Incidentally, there are lots of other ways covered to deal with these negative voices. (Some less polite than the one I’ve outlined!)
By the way, we all get these voices from time to time. Use this process or something similar to banish them from your life.
From time to time, the report uses NLP jargon. But whenever it does, there’s an explanation close at hand. So if you’ve heard of “disassociation” before but were clueless about its precise meaning, help is at hand. As with the rest of the report, this help is brief enough that you’ll read it and clear enough that you’ll be able to use it. Likely on first reading.
NLP often uses timelines. These represent where we “picture” things in the past and future. Personally, my timeline stretches from behind me (to my left and slightly downwards) for the past and stretches out in front of me (to my right and slightly upwards) for my future.
Different people have different timelines. If you’re not sure where your personal timeline lies, there are 5 simple questions you can use to find it out. As with the other exercises, it’s worth doing this one as the visual nature is easier when you point to the different places on your personal timeline. Once you’ve discovered this, you can play with some of the tools in the toolbox much more effectively.
The NLP Toolbox itself is split up into 11 sections:
- Getting motivated
- Personal power
- Self image
- Freeing up fears
- New perspectives
- Generate more fun/humor
- Eliminating negative thoughts
- Health and healing techniques
- Other cool tools
Your choice: you can dip into these on an “as needed” basis or, if you’re just learning NLP, you can work your way through them methodically.
Whichever route you choose, the methods are explained simply. Usually in a handful of steps.
Which means that if you’ve ever come across a feeling of overwhelm and thought “I can never remember all that” when you’ve used other programs, you’re highly unlikely to get that feeling with the NLP Toolbox. I wish I’d had access to this report when I first started using NLP.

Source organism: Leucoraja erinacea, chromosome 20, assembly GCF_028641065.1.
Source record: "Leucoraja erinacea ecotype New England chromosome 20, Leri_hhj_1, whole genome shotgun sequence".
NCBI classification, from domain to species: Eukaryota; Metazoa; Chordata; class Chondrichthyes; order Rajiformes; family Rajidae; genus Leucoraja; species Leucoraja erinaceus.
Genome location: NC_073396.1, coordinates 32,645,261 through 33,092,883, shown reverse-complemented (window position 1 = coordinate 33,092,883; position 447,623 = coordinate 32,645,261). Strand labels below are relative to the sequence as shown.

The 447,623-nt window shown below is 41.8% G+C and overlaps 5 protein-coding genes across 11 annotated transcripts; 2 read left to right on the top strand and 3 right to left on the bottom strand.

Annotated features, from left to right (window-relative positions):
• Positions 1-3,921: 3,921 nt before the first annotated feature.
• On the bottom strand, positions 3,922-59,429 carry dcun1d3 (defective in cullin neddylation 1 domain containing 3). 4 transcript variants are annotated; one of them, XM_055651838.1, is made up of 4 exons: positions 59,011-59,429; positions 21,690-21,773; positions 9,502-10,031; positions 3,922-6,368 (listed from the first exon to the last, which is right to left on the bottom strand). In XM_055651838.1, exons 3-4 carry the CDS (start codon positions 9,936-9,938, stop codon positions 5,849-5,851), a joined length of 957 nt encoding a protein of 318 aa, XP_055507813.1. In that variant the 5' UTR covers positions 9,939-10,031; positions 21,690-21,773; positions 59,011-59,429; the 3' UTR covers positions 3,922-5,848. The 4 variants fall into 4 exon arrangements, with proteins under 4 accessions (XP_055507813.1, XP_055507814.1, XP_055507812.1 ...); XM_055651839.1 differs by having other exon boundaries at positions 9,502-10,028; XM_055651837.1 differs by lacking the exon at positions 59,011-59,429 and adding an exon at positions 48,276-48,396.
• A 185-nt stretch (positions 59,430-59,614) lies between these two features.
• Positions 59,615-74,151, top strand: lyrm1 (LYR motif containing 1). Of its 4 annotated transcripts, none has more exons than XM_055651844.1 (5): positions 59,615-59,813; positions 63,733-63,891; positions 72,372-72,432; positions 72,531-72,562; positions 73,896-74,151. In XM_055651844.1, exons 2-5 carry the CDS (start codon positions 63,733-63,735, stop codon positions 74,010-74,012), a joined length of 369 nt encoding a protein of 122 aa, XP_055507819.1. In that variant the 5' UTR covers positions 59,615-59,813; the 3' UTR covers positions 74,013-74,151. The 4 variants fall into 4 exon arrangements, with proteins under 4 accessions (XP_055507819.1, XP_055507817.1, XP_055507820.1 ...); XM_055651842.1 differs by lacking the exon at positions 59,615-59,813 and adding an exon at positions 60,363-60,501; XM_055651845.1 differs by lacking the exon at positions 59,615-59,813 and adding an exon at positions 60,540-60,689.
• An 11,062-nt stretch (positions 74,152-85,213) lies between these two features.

Since each section contains a number of different methods, you can play around to find the one that works best for you in any given situation.
So if you’re looking for an alternative to the Fast Phobia Cure, you can try out the Fear Reversal Procedure or the Fearful Memory Blocker instead. Or maybe ShamaniX® Shapeshifting instead.
The section on fun and humor should be one you turn to if you’re feeling a bit low. I’d be surprised if you weren’t laughing out loud by the time you finish reading the Ridiculous Behavior Generator technique, let alone actually using it.
And even the name of the Automatic Giggle Installer brought a smile to my face!
The Health section begins with a simple headache cure – this isn’t a method I’d come across before but it’s certainly quick and easy and worked well when I used it on someone. And obviously it’s cheaper than buying pain killers as well as being faster than them.
There are a couple of techniques to help with weight loss, another to help you quit smoking plus pain reduction and several other simple techniques.
If your personal belief structure is holding you back in life (for instance, if you often find yourself saying “I could never do that”), then turn to the beliefs section.
In it, you’ll find methods to eliminate negative beliefs from your life. Try the Belief Dissolver for a quick solution. Or one of the other methods outlined if your belief structure doesn’t (yet) allow you to allow this to work.
I’ve just scratched the surface in this review.
The NLP Toolbox is probably the best introduction to NLP that I’ve come across. It puts the subject across in a simple, easy to follow way that will likely have you nodding “yes” in understanding. Old NLP hands will find it a quick refresher course of things they’ve learned and promptly forgotten. Or new insights into techniques that maybe they haven’t yet mastered.
It’s an easy read with plenty of practical help and examples. And it’s definitely recommended.